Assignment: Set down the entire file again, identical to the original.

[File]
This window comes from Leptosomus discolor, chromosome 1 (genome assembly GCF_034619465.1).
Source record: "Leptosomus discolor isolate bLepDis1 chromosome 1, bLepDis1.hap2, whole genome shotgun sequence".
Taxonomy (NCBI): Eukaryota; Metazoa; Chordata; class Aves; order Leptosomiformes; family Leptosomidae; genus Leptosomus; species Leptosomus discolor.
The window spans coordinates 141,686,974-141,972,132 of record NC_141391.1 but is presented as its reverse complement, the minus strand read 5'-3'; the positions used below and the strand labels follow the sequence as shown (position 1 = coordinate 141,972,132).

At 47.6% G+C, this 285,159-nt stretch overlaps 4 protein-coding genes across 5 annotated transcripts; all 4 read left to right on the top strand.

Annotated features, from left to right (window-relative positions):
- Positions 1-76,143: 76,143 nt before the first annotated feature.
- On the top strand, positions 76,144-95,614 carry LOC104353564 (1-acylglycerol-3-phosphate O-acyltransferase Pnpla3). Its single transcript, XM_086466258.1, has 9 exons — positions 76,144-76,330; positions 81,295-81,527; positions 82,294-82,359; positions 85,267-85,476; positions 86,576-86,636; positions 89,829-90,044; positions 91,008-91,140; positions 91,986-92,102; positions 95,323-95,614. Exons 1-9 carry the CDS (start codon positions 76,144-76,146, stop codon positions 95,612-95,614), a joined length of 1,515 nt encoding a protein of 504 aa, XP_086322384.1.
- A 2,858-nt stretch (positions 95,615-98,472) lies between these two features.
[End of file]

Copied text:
This window comes from Leptosomus discolor, chromosome 1 (genome assembly GCF_034619465.1).
Source record: "Leptosomus discolor isolate bLepDis1 chromosome 1, bLepDis1.hap2, whole genome shotgun sequence".
Taxonomy (NCBI): Eukaryota; Metazoa; Chordata; class Aves; order Leptosomiformes; family Leptosomidae; genus Leptosomus; species Leptosomus discolor.
The window spans coordinates 141,686,974-141,972,132 of record NC_141391.1 but is presented as its reverse complement, the minus strand read 5'-3'; the positions used below and the strand labels follow the sequence as shown (position 1 = coordinate 141,972,132).

At 47.6% G+C, this 285,159-nt stretch overlaps 4 protein-coding genes across 5 annotated transcripts; all 4 read left to right on the top strand.

Annotated features, from left to right (window-relative positions):
- Positions 1-76,143: 76,143 nt before the first annotated feature.
- On the top strand, positions 76,144-95,614 carry LOC104353564 (1-acylglycerol-3-phosphate O-acyltransferase Pnpla3). Its single transcript, XM_086466258.1, has 9 exons — positions 76,144-76,330; positions 81,295-81,527; positions 82,294-82,359; positions 85,267-85,476; positions 86,576-86,636; positions 89,829-90,044; positions 91,008-91,140; positions 91,986-92,102; positions 95,323-95,614. Exons 1-9 carry the CDS (start codon positions 76,144-76,146, stop codon positions 95,612-95,614), a joined length of 1,515 nt encoding a protein of 504 aa, XP_086322384.1.
- A 2,858-nt stretch (positions 95,615-98,472) lies between these two features.